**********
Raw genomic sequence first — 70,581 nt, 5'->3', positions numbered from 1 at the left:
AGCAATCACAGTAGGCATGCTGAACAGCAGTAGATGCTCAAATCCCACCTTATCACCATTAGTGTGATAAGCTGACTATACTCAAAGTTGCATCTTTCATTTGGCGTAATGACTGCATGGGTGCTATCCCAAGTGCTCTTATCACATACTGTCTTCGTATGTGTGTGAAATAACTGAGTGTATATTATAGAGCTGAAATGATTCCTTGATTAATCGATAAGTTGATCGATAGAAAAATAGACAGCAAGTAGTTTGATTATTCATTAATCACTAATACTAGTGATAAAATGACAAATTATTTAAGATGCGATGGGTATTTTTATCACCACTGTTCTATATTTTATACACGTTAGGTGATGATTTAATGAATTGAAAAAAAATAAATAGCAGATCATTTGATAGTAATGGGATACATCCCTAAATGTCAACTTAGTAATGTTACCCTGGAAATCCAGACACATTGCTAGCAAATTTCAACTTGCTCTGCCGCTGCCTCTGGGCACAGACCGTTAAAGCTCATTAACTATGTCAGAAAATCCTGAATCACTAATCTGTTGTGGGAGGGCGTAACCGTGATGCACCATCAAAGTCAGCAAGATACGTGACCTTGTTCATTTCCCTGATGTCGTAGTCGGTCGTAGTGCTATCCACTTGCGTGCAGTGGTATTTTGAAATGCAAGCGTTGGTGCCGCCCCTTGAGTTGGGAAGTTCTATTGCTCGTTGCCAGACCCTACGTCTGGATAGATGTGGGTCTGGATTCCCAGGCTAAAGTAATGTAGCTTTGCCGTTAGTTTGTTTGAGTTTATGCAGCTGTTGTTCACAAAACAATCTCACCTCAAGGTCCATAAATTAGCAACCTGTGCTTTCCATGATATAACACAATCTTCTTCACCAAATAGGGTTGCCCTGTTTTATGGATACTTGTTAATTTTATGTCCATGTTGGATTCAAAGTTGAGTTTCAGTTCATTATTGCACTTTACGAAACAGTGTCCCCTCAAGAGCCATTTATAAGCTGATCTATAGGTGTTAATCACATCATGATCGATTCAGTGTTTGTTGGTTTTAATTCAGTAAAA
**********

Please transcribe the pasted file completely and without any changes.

Raw genomic sequence first — 70,581 nt, 5'->3', positions numbered from 1 at the left:
AGCAATCACAGTAGGCATGCTGAACAGCAGTAGATGCTCAAATCCCACCTTATCACCATTAGTGTGATAAGCTGACTATACTCAAAGTTGCATCTTTCATTTGGCGTAATGACTGCATGGGTGCTATCCCAAGTGCTCTTATCACATACTGTCTTCGTATGTGTGTGAAATAACTGAGTGTATATTATAGAGCTGAAATGATTCCTTGATTAATCGATAAGTTGATCGATAGAAAAATAGACAGCAAGTAGTTTGATTATTCATTAATCACTAATACTAGTGATAAAATGACAAATTATTTAAGATGCGATGGGTATTTTTATCACCACTGTTCTATATTTTATACACGTTAGGTGATGATTTAATGAATTGAAAAAAAATAAATAGCAGATCATTTGATAGTAATGGGATACATCCCTAAATGTCAACTTAGTAATGTTACCCTGGAAATCCAGACACATTGCTAGCAAATTTCAACTTGCTCTGCCGCTGCCTCTGGGCACAGACCGTTAAAGCTCATTAACTATGTCAGAAAATCCTGAATCACTAATCTGTTGTGGGAGGGCGTAACCGTGATGCACCATCAAAGTCAGCAAGATACGTGACCTTGTTCATTTCCCTGATGTCGTAGTCGGTCGTAGTGCTATCCACTTGCGTGCAGTGGTATTTTGAAATGCAAGCGTTGGTGCCGCCCCTTGAGTTGGGAAGTTCTATTGCTCGTTGCCAGACCCTACGTCTGGATAGATGTGGGTCTGGATTCCCAGGCTAAAGTAATGTAGCTTTGCCGTTAGTTTGTTTGAGTTTATGCAGCTGTTGTTCACAAAACAATCTCACCTCAAGGTCCATAAATTAGCAACCTGTGCTTTCCATGATATAACACAATCTTCTTCACCAAATAGGGTTGCCCTGTTTTATGGATACTTGTTAATTTTATGTCCATGTTGGATTCAAAGTTGAGTTTCAGTTCATTATTGCACTTTACGAAACAGTGTCCCCTCAAGAGCCATTTATAAGCTGATCTATAGGTGTTAATCACATCATGATCGATTCAGTGTTTGTTGGTTTTAATTCAGTAAAA